“Verna was crucial; she came along at a time when all this music from around the world was becoming relevant to jazz and pop and new classical music. There wasn’t anyone else who could move between ethnomusicology and presenting. She was open to all sorts of music. She was a synthesis. She created a dialogue.” Samuel Freedman, New York Times, 1990
VERNA GILLIS is a freelance producer with a Ph.D. in ethnomusicology.
She was Assistant Professor at Brooklyn College (1974-1980) and at Carnegie Mellon (1988-1990).
Between 1972 and 1978 she traveled to Africa, the Caribbean, Latin America, Afghanistan, Kashmir, and Iran, where she recorded traditional music. To date 27 of her recordings are available on Smithsonian Folkways and Lyrichord.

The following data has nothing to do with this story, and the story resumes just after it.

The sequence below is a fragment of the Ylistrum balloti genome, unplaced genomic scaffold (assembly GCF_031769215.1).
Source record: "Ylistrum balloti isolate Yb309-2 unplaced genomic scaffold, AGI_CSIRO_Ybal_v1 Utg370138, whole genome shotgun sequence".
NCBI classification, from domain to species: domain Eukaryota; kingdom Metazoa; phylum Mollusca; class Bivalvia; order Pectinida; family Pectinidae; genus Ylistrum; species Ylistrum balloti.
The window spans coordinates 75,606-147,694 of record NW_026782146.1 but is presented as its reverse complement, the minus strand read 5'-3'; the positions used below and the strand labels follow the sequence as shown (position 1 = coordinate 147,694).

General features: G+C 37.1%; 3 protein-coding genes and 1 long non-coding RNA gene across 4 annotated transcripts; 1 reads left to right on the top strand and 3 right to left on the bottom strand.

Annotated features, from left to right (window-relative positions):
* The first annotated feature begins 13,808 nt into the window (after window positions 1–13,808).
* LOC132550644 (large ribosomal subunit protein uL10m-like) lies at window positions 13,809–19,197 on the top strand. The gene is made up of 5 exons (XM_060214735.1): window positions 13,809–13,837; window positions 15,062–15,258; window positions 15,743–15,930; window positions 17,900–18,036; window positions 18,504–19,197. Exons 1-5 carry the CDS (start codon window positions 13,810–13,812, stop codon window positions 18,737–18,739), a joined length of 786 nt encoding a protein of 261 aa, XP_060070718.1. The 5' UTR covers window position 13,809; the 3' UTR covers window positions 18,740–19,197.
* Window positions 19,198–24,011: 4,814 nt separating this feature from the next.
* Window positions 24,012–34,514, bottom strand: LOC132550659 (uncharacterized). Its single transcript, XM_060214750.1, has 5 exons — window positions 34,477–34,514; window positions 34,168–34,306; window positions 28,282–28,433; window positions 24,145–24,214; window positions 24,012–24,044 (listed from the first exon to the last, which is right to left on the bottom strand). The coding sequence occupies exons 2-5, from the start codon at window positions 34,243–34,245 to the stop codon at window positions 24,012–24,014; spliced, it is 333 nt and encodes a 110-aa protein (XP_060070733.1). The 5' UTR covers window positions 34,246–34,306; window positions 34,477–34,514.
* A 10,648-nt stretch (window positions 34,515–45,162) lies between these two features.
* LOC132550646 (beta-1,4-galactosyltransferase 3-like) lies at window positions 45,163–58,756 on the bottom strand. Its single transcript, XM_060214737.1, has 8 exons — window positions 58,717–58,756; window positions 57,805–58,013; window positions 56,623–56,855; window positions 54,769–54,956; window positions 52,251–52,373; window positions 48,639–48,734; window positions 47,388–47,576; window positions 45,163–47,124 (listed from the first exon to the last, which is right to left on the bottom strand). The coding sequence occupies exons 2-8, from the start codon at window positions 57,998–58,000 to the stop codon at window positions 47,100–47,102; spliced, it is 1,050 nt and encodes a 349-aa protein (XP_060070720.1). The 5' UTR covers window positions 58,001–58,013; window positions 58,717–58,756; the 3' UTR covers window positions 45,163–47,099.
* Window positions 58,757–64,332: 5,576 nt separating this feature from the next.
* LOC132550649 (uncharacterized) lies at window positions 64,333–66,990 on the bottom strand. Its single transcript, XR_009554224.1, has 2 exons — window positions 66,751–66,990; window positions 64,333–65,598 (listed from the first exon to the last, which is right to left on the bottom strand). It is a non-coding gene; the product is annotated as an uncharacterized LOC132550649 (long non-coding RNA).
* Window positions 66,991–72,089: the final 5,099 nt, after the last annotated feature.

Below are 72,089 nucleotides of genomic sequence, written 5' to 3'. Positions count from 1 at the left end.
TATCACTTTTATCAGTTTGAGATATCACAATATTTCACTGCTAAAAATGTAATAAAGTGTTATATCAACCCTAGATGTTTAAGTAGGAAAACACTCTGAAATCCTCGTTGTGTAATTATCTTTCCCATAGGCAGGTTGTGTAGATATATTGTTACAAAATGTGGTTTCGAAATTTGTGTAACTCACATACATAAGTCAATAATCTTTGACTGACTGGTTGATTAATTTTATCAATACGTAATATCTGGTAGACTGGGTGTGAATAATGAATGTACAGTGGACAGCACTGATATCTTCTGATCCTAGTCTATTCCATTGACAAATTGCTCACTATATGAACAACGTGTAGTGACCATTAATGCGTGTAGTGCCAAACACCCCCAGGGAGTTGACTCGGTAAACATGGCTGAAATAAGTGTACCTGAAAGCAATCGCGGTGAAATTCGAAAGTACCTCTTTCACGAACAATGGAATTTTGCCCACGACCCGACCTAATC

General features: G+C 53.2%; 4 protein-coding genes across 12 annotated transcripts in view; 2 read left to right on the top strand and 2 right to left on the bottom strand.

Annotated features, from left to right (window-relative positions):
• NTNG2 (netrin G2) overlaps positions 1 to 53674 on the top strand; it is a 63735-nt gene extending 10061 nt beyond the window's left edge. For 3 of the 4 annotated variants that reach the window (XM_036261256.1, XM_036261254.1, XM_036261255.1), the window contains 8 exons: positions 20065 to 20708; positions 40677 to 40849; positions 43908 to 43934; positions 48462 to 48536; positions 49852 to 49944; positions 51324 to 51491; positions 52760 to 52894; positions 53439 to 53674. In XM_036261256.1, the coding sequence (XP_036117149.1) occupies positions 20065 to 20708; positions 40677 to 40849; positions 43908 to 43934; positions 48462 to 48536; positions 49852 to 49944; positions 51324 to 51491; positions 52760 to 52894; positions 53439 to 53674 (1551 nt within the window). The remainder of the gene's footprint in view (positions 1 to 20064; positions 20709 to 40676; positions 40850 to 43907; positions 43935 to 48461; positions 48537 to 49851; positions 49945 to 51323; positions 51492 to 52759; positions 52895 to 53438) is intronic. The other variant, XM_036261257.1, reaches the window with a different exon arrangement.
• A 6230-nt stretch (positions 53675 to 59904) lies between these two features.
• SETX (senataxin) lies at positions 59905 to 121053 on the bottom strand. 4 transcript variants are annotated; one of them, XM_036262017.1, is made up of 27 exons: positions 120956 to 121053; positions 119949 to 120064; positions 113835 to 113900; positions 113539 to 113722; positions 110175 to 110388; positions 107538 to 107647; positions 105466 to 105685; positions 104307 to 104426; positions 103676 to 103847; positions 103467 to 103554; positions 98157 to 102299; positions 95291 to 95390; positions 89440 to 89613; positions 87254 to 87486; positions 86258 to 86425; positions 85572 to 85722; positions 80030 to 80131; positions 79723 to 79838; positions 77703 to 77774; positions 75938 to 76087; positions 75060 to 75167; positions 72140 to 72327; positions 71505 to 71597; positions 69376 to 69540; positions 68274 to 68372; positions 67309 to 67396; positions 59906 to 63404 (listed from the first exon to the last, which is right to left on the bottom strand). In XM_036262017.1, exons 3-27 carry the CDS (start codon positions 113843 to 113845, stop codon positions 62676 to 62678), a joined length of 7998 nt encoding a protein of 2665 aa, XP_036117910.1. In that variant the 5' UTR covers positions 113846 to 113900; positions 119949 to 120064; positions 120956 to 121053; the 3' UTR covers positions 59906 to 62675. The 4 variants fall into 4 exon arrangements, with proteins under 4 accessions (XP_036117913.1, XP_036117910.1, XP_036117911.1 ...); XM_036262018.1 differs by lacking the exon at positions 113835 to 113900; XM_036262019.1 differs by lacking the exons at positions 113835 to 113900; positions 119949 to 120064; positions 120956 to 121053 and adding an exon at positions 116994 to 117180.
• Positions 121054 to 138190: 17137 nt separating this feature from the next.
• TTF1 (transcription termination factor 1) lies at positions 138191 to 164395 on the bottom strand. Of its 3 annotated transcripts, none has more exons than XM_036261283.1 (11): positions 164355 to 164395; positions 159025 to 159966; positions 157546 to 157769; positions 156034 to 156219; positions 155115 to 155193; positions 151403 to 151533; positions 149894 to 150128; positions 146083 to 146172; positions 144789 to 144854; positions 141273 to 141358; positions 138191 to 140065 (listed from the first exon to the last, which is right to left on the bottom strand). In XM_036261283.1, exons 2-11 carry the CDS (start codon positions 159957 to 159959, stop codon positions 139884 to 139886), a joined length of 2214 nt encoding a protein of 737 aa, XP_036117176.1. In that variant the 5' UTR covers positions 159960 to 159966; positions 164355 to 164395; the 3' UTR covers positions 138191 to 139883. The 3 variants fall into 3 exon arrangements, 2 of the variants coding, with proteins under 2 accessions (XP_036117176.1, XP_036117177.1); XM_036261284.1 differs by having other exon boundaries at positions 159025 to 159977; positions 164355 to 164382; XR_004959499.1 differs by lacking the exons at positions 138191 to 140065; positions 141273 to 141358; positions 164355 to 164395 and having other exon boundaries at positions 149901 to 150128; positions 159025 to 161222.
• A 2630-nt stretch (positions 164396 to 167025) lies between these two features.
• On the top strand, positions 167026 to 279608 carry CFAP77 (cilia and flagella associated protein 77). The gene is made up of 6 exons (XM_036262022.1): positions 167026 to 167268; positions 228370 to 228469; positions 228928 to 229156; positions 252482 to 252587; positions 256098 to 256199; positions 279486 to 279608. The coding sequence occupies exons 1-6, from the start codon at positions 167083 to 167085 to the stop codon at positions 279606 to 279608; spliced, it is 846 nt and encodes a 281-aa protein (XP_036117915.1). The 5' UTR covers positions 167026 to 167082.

In 1971 she started a not-for-profit organization for public art projects called American International Sculptors Symposiums (AISS) which organized public art exhibitions including the first sculptures on the Vermont Interstate.
In 1974 she developed POETRY IN PUBLIC PLACES, as a special project of AISS which placed one poem per month in 1200 buses throughout the state of New York. This continued for five years, won many awards, and inspired similar projects around the country.
Gillis opened Soundscape, the first multi-cultural music performance space in New York City, which she programmed and directed from 1979 to 1984.
Soundscape presented the richness and variety of all forms of music from traditional to jazz and encouraged experimentation and collaboration among musicians.